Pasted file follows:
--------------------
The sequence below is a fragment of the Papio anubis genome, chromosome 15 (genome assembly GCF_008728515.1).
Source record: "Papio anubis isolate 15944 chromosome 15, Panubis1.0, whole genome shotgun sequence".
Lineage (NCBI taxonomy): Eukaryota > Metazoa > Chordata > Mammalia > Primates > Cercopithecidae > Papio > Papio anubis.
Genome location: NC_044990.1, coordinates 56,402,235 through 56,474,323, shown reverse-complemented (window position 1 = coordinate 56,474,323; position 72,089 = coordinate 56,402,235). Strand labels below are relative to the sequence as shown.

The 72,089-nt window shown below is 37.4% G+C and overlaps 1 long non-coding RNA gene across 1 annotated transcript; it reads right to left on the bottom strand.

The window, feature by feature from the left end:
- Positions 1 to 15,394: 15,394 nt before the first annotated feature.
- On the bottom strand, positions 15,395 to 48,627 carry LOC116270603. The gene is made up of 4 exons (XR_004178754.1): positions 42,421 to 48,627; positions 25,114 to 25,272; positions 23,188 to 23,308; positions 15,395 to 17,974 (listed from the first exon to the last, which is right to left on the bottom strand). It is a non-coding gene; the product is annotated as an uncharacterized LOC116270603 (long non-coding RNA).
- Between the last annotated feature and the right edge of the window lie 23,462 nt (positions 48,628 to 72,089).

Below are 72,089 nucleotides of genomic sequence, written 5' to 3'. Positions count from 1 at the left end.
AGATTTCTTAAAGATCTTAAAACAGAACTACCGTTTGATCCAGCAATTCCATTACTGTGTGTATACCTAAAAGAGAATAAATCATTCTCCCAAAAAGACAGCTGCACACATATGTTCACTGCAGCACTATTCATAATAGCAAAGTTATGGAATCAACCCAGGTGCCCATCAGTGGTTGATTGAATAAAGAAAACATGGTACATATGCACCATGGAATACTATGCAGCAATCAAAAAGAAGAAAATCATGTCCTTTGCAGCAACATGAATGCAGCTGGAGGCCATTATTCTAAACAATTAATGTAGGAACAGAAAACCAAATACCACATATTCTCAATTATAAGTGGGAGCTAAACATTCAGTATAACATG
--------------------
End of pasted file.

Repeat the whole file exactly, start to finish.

The sequence below is a fragment of the Papio anubis genome, chromosome 15 (genome assembly GCF_008728515.1).
Source record: "Papio anubis isolate 15944 chromosome 15, Panubis1.0, whole genome shotgun sequence".
Lineage (NCBI taxonomy): Eukaryota > Metazoa > Chordata > Mammalia > Primates > Cercopithecidae > Papio > Papio anubis.
Genome location: NC_044990.1, coordinates 56,402,235 through 56,474,323, shown reverse-complemented (window position 1 = coordinate 56,474,323; position 72,089 = coordinate 56,402,235). Strand labels below are relative to the sequence as shown.

The 72,089-nt window shown below is 37.4% G+C and overlaps 1 long non-coding RNA gene across 1 annotated transcript; it reads right to left on the bottom strand.

The window, feature by feature from the left end:
- Positions 1 to 15,394: 15,394 nt before the first annotated feature.
- On the bottom strand, positions 15,395 to 48,627 carry LOC116270603. The gene is made up of 4 exons (XR_004178754.1): positions 42,421 to 48,627; positions 25,114 to 25,272; positions 23,188 to 23,308; positions 15,395 to 17,974 (listed from the first exon to the last, which is right to left on the bottom strand). It is a non-coding gene; the product is annotated as an uncharacterized LOC116270603 (long non-coding RNA).
- Between the last annotated feature and the right edge of the window lie 23,462 nt (positions 48,628 to 72,089).

Below are 72,089 nucleotides of genomic sequence, written 5' to 3'. Positions count from 1 at the left end.
AGATTTCTTAAAGATCTTAAAACAGAACTACCGTTTGATCCAGCAATTCCATTACTGTGTGTATACCTAAAAGAGAATAAATCATTCTCCCAAAAAGACAGCTGCACACATATGTTCACTGCAGCACTATTCATAATAGCAAAGTTATGGAATCAACCCAGGTGCCCATCAGTGGTTGATTGAATAAAGAAAACATGGTACATATGCACCATGGAATACTATGCAGCAATCAAAAAGAAGAAAATCATGTCCTTTGCAGCAACATGAATGCAGCTGGAGGCCATTATTCTAAACAATTAATGTAGGAACAGAAAACCAAATACCACATATTCTCAATTATAAGTGGGAGCTAAACATTCAGTATAACATG